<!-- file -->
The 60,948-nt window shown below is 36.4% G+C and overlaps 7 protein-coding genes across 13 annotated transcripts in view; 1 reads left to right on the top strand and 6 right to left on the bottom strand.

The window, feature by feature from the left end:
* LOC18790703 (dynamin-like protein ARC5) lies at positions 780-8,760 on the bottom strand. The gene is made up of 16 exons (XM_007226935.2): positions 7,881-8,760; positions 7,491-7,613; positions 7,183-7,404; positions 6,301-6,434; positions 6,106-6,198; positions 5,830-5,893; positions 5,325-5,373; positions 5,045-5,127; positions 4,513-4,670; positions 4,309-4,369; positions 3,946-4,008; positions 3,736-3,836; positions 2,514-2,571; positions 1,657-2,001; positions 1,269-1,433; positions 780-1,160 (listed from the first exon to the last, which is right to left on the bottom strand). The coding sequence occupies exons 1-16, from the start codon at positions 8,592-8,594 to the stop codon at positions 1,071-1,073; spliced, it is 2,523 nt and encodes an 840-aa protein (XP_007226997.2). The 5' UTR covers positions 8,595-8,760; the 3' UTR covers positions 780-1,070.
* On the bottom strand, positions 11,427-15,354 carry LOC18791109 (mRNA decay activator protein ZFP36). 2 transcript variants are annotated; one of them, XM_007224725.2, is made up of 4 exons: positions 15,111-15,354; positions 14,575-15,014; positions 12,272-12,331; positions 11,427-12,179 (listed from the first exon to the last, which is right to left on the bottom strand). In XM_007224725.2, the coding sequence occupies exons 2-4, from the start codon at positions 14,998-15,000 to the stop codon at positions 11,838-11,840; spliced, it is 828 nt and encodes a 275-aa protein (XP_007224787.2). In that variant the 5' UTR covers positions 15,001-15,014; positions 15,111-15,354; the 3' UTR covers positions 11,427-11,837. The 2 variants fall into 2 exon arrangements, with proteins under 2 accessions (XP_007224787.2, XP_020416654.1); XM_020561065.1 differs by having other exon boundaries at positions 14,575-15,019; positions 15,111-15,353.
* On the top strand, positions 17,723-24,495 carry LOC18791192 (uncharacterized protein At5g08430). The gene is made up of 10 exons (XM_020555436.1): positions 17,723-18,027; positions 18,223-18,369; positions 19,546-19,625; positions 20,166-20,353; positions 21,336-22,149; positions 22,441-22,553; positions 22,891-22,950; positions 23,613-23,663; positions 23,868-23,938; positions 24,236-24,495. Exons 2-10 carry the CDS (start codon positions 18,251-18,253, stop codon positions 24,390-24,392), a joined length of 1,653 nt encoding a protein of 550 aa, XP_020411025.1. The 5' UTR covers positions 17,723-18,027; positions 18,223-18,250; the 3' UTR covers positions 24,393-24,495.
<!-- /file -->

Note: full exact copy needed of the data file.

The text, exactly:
The 60,948-nt window shown below is 36.4% G+C and overlaps 7 protein-coding genes across 13 annotated transcripts in view; 1 reads left to right on the top strand and 6 right to left on the bottom strand.

The window, feature by feature from the left end:
* LOC18790703 (dynamin-like protein ARC5) lies at positions 780-8,760 on the bottom strand. The gene is made up of 16 exons (XM_007226935.2): positions 7,881-8,760; positions 7,491-7,613; positions 7,183-7,404; positions 6,301-6,434; positions 6,106-6,198; positions 5,830-5,893; positions 5,325-5,373; positions 5,045-5,127; positions 4,513-4,670; positions 4,309-4,369; positions 3,946-4,008; positions 3,736-3,836; positions 2,514-2,571; positions 1,657-2,001; positions 1,269-1,433; positions 780-1,160 (listed from the first exon to the last, which is right to left on the bottom strand). The coding sequence occupies exons 1-16, from the start codon at positions 8,592-8,594 to the stop codon at positions 1,071-1,073; spliced, it is 2,523 nt and encodes an 840-aa protein (XP_007226997.2). The 5' UTR covers positions 8,595-8,760; the 3' UTR covers positions 780-1,070.
* On the bottom strand, positions 11,427-15,354 carry LOC18791109 (mRNA decay activator protein ZFP36). 2 transcript variants are annotated; one of them, XM_007224725.2, is made up of 4 exons: positions 15,111-15,354; positions 14,575-15,014; positions 12,272-12,331; positions 11,427-12,179 (listed from the first exon to the last, which is right to left on the bottom strand). In XM_007224725.2, the coding sequence occupies exons 2-4, from the start codon at positions 14,998-15,000 to the stop codon at positions 11,838-11,840; spliced, it is 828 nt and encodes a 275-aa protein (XP_007224787.2). In that variant the 5' UTR covers positions 15,001-15,014; positions 15,111-15,354; the 3' UTR covers positions 11,427-11,837. The 2 variants fall into 2 exon arrangements, with proteins under 2 accessions (XP_007224787.2, XP_020416654.1); XM_020561065.1 differs by having other exon boundaries at positions 14,575-15,019; positions 15,111-15,353.
* On the top strand, positions 17,723-24,495 carry LOC18791192 (uncharacterized protein At5g08430). The gene is made up of 10 exons (XM_020555436.1): positions 17,723-18,027; positions 18,223-18,369; positions 19,546-19,625; positions 20,166-20,353; positions 21,336-22,149; positions 22,441-22,553; positions 22,891-22,950; positions 23,613-23,663; positions 23,868-23,938; positions 24,236-24,495. Exons 2-10 carry the CDS (start codon positions 18,251-18,253, stop codon positions 24,390-24,392), a joined length of 1,653 nt encoding a protein of 550 aa, XP_020411025.1. The 5' UTR covers positions 17,723-18,027; positions 18,223-18,250; the 3' UTR covers positions 24,393-24,495.